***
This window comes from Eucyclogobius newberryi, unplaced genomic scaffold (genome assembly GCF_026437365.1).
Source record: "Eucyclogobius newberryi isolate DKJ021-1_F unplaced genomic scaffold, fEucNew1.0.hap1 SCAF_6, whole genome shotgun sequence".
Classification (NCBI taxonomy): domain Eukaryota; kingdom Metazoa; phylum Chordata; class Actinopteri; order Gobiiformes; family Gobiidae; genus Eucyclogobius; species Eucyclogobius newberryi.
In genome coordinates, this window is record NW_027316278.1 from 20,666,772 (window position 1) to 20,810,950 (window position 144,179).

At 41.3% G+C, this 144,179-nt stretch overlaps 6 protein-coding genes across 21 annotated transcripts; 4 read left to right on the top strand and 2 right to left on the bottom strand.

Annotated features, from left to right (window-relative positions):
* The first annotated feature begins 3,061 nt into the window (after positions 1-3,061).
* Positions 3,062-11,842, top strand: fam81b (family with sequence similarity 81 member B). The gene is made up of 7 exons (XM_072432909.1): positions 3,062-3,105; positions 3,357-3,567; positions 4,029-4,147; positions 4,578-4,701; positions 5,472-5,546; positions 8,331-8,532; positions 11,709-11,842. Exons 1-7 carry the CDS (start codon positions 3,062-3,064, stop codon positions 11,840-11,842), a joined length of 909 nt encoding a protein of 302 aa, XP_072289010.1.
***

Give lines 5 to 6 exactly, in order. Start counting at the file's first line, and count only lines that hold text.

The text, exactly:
At 41.3% G+C, this 144,179-nt stretch overlaps 6 protein-coding genes across 21 annotated transcripts; 4 read left to right on the top strand and 2 right to left on the bottom strand.

Annotated features, from left to right (window-relative positions):